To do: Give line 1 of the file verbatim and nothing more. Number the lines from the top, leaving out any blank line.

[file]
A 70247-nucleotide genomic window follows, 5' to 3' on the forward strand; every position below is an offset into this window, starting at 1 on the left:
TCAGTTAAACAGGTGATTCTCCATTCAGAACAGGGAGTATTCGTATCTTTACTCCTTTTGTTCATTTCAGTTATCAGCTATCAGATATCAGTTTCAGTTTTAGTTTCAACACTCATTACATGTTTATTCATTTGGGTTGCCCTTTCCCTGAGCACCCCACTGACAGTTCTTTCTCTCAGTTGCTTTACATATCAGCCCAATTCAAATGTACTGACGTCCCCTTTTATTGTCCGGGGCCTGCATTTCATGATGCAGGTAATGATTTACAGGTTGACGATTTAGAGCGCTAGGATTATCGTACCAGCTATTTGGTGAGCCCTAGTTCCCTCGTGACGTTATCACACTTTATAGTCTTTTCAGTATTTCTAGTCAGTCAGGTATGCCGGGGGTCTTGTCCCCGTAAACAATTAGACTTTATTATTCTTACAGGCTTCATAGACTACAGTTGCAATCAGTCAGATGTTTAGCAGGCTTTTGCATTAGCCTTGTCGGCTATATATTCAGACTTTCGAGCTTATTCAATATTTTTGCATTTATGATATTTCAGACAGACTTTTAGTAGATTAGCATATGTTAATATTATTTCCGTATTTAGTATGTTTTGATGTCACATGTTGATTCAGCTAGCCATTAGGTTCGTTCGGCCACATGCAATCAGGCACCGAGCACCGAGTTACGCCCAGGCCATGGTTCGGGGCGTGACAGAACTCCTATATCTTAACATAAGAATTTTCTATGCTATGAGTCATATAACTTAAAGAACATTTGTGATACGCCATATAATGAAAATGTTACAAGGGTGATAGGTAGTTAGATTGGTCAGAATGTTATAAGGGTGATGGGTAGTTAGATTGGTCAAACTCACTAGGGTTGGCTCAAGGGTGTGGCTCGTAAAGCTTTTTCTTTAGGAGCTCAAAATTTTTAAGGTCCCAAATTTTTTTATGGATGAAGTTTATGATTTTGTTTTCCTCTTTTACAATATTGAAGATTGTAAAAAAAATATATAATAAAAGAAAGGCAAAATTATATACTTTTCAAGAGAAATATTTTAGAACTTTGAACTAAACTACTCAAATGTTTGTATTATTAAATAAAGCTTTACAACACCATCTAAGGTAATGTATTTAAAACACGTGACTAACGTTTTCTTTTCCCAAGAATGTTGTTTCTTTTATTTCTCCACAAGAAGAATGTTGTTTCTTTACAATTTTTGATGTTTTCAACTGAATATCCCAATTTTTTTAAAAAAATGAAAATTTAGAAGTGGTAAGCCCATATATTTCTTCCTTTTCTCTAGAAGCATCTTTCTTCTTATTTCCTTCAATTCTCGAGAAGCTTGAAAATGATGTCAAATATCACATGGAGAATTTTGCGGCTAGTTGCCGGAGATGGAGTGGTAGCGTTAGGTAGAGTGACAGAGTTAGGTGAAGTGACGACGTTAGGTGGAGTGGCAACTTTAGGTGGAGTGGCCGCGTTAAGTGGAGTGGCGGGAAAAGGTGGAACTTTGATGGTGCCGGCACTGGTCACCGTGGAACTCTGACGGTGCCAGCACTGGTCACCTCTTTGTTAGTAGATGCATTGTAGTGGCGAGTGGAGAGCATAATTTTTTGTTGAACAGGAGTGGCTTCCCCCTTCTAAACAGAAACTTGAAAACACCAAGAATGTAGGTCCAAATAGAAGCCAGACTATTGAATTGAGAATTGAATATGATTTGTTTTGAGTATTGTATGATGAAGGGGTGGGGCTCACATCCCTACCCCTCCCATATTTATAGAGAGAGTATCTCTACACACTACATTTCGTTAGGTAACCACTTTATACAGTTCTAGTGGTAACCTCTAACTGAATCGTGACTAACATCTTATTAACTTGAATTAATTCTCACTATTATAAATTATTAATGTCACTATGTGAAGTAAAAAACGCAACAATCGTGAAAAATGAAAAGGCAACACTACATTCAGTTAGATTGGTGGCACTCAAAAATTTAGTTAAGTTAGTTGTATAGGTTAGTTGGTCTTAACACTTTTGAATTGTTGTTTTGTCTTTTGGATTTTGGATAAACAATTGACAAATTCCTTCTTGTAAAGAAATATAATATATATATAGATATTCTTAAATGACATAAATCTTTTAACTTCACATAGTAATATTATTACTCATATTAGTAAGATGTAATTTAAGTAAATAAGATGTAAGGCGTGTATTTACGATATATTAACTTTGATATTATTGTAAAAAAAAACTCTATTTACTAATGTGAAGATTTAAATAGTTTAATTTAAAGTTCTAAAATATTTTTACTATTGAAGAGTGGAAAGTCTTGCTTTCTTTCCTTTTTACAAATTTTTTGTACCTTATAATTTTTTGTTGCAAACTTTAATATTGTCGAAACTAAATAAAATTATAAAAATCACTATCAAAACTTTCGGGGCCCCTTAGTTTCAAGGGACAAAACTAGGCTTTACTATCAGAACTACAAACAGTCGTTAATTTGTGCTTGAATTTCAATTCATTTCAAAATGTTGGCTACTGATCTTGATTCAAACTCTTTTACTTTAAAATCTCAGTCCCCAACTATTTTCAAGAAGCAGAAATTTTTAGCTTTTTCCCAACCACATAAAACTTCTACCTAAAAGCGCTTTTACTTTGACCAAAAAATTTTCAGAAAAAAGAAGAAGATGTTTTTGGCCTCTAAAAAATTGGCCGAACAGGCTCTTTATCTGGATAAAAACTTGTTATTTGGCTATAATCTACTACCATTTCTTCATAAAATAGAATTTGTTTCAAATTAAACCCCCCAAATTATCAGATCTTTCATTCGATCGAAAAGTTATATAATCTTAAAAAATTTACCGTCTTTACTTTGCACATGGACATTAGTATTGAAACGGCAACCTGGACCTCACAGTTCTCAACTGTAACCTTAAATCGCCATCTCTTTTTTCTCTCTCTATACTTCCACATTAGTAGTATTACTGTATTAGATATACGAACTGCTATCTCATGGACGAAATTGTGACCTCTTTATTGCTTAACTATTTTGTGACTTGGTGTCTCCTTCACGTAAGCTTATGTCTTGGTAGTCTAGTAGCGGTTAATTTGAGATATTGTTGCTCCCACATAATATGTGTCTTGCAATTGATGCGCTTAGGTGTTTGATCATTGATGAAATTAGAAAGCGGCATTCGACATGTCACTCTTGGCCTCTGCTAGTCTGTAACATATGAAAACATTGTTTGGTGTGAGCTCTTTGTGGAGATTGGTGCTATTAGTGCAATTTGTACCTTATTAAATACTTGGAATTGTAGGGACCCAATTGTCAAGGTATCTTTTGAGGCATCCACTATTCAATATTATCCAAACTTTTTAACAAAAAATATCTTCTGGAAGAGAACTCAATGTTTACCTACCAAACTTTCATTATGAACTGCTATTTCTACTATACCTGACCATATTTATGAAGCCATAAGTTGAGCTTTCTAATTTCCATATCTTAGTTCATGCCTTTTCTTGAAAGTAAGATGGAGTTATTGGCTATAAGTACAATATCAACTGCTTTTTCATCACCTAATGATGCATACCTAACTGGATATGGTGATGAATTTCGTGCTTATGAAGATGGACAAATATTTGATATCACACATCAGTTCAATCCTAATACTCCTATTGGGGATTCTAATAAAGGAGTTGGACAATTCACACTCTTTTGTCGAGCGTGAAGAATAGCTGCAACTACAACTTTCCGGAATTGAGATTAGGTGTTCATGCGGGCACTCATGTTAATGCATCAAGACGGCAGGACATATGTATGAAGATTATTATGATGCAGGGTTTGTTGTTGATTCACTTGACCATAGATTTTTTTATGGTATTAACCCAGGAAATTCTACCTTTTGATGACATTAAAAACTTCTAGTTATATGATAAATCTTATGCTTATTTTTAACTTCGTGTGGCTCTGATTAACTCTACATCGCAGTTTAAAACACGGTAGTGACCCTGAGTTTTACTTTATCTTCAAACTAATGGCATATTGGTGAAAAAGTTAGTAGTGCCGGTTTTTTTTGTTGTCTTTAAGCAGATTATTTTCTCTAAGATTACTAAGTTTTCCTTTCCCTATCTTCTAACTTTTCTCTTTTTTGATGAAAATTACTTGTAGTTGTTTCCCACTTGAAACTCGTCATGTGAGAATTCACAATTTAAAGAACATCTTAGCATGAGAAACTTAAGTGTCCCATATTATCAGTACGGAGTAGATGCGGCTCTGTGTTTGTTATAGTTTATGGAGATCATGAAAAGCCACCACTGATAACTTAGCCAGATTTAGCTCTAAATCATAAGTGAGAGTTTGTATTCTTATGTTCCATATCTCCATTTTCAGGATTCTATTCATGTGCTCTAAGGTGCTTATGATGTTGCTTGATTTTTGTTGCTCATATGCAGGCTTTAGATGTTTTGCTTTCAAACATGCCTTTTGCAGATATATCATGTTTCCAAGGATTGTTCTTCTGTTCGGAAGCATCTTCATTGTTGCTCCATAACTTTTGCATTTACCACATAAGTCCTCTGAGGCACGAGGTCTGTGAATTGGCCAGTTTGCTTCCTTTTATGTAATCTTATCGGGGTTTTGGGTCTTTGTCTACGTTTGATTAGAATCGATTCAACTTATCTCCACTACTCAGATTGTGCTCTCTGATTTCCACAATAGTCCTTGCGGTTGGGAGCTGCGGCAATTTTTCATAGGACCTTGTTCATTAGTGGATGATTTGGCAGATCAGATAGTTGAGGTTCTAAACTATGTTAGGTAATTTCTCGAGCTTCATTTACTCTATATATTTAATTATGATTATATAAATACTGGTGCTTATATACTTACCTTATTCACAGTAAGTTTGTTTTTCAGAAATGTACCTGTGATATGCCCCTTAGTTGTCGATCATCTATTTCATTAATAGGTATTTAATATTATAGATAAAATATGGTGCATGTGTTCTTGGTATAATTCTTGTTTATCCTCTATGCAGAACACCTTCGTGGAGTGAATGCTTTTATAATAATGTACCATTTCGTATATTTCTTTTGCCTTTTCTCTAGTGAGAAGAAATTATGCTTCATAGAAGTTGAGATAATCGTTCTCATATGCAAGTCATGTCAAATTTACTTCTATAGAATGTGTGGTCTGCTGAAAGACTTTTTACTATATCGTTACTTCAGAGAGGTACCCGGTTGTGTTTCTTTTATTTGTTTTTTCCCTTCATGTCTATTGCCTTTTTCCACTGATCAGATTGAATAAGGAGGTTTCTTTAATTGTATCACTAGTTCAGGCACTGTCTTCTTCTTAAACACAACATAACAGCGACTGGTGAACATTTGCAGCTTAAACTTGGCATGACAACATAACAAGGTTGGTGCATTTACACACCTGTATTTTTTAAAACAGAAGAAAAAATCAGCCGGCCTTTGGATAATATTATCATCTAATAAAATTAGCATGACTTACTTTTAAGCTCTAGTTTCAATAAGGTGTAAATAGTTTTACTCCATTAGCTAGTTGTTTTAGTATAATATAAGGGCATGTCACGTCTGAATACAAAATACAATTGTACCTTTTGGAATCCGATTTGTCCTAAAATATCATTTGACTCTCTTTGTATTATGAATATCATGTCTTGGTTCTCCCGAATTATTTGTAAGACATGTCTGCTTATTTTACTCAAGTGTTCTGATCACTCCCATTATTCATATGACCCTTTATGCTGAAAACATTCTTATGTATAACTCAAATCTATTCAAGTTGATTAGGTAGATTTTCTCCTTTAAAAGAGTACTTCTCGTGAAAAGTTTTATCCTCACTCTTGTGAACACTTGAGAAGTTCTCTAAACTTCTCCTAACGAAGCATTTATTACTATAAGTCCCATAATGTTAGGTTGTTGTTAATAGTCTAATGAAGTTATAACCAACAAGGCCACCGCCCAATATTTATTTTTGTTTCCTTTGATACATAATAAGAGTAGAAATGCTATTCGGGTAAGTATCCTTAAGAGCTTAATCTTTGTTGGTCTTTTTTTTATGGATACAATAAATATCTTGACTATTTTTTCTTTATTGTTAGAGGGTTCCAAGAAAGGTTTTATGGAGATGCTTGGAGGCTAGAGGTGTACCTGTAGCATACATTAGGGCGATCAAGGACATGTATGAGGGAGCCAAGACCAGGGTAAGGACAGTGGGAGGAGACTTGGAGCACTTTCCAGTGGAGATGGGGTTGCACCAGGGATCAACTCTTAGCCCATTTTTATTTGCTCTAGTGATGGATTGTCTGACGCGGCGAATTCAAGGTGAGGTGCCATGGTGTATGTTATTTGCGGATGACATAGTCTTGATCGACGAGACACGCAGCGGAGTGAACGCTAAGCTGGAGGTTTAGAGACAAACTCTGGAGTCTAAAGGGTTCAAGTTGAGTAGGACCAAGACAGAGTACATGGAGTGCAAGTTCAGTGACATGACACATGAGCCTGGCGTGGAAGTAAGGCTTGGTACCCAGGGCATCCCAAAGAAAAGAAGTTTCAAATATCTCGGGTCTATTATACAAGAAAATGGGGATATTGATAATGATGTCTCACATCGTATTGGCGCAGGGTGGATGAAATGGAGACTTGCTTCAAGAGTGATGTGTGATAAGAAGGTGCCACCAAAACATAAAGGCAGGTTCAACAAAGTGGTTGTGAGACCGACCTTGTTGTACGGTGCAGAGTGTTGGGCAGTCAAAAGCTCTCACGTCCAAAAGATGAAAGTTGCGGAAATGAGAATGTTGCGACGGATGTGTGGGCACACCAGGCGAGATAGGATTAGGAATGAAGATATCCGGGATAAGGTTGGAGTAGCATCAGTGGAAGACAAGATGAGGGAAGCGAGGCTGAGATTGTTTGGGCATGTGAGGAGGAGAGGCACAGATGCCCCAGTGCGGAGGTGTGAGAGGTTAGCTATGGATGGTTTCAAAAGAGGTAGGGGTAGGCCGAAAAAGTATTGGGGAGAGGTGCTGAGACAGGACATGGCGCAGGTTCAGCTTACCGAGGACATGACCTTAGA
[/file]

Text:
A 70247-nucleotide genomic window follows, 5' to 3' on the forward strand; every position below is an offset into this window, starting at 1 on the left: